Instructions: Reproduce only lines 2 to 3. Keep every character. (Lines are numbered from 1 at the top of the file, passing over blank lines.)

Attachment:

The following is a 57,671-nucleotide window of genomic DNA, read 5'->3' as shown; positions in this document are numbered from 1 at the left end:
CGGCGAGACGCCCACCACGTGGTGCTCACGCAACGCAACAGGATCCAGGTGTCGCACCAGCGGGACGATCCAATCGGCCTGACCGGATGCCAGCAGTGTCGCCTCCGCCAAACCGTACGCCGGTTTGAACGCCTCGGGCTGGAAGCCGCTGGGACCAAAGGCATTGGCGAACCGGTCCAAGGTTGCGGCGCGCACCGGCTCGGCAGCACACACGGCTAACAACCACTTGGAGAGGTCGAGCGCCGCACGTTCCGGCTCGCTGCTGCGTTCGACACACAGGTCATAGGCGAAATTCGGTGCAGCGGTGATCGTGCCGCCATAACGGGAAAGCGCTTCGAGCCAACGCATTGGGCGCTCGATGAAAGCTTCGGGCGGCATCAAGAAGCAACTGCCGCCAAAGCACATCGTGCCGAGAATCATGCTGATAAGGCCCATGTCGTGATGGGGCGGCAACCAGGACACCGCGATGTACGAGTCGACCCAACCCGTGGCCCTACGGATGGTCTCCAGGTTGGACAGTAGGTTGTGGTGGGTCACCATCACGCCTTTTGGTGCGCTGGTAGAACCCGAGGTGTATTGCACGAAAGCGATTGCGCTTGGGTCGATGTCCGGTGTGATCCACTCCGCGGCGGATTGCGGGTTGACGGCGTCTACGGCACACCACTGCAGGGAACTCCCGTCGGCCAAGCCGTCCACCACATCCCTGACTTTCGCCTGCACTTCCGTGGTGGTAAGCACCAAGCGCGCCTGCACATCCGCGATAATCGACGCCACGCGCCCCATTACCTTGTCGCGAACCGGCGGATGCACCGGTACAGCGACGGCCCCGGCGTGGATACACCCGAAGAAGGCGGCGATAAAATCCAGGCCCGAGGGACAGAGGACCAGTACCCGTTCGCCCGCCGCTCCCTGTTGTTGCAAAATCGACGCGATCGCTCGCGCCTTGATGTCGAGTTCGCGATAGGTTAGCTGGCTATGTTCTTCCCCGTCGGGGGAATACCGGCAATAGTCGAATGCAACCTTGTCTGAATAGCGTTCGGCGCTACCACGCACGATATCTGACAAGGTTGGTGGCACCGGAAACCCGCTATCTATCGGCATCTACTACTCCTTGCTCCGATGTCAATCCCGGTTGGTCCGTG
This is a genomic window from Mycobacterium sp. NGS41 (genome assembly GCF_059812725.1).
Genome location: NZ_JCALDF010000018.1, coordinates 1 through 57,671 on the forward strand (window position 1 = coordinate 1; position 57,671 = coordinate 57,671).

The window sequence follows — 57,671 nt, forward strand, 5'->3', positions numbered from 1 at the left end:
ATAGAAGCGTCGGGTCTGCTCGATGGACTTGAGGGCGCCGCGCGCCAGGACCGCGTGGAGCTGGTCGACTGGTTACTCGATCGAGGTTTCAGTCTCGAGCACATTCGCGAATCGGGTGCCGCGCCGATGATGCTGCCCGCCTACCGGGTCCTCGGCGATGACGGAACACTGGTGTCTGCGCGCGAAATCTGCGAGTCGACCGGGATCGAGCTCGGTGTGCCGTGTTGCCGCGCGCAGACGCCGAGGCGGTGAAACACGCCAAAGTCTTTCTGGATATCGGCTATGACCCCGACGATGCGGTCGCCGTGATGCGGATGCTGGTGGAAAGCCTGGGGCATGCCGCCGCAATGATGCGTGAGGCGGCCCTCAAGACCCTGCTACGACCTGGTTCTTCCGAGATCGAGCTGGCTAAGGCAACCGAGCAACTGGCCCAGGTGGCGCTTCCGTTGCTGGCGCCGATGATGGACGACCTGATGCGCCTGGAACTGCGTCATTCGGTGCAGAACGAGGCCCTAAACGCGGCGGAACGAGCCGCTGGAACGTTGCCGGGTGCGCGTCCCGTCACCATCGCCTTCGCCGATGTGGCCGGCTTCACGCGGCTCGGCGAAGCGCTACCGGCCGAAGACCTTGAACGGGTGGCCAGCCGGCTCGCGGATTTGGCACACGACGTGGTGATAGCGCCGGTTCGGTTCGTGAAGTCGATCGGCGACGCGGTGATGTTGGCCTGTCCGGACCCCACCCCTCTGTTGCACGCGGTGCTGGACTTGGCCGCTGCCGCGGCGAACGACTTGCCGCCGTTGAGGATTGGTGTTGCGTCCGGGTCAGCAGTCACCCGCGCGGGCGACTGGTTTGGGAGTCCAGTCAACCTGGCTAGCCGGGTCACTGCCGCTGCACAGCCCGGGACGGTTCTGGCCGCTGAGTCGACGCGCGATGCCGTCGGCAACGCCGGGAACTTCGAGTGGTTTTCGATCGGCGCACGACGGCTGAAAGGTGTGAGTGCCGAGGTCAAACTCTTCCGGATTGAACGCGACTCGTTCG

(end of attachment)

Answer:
CGGCGAGACGCCCACCACGTGGTGCTCACGCAACGCAACAGGATCCAGGTGTCGCACCAGCGGGACGATCCAATCGGCCTGACCGGATGCCAGCAGTGTCGCCTCCGCCAAACCGTACGCCGGTTTGAACGCCTCGGGCTGGAAGCCGCTGGGACCAAAGGCATTGGCGAACCGGTCCAAGGTTGCGGCGCGCACCGGCTCGGCAGCACACACGGCTAACAACCACTTGGAGAGGTCGAGCGCCGCACGTTCCGGCTCGCTGCTGCGTTCGACACACAGGTCATAGGCGAAATTCGGTGCAGCGGTGATCGTGCCGCCATAACGGGAAAGCGCTTCGAGCCAACGCATTGGGCGCTCGATGAAAGCTTCGGGCGGCATCAAGAAGCAACTGCCGCCAAAGCACATCGTGCCGAGAATCATGCTGATAAGGCCCATGTCGTGATGGGGCGGCAACCAGGACACCGCGATGTACGAGTCGACCCAACCCGTGGCCCTACGGATGGTCTCCAGGTTGGACAGTAGGTTGTGGTGGGTCACCATCACGCCTTTTGGTGCGCTGGTAGAACCCGAGGTGTATTGCACGAAAGCGATTGCGCTTGGGTCGATGTCCGGTGTGATCCACTCCGCGGCGGATTGCGGGTTGACGGCGTCTACGGCACACCACTGCAGGGAACTCCCGTCGGCCAAGCCGTCCACCACATCCCTGACTTTCGCCTGCACTTCCGTGGTGGTAAGCACCAAGCGCGCCTGCACATCCGCGATAATCGACGCCACGCGCCCCATTACCTTGTCGCGAACCGGCGGATGCACCGGTACAGCGACGGCCCCGGCGTGGATACACCCGAAGAAGGCGGCGATAAAATCCAGGCCCGAGGGACAGAGGACCAGTACCCGTTCGCCCGCCGCTCCCTGTTGTTGCAAAATCGACGCGATCGCTCGCGCCTTGATGTCGAGTTCGCGATAGGTTAGCTGGCTATGTTCTTCCCCGTCGGGGGAATACCGGCAATAGTCGAATGCAACCTTGTCTGAATAGCGTTCGGCGCTACCACGCACGATATCTGACAAGGTTGGTGGCACCGGAAACCCGCTATCTATCGGCATCTACTACTCCTTGCTCCGATGTCAATCCCGGTTGGTCCGTG
This is a genomic window from Mycobacterium sp. NGS41 (genome assembly GCF_059812725.1).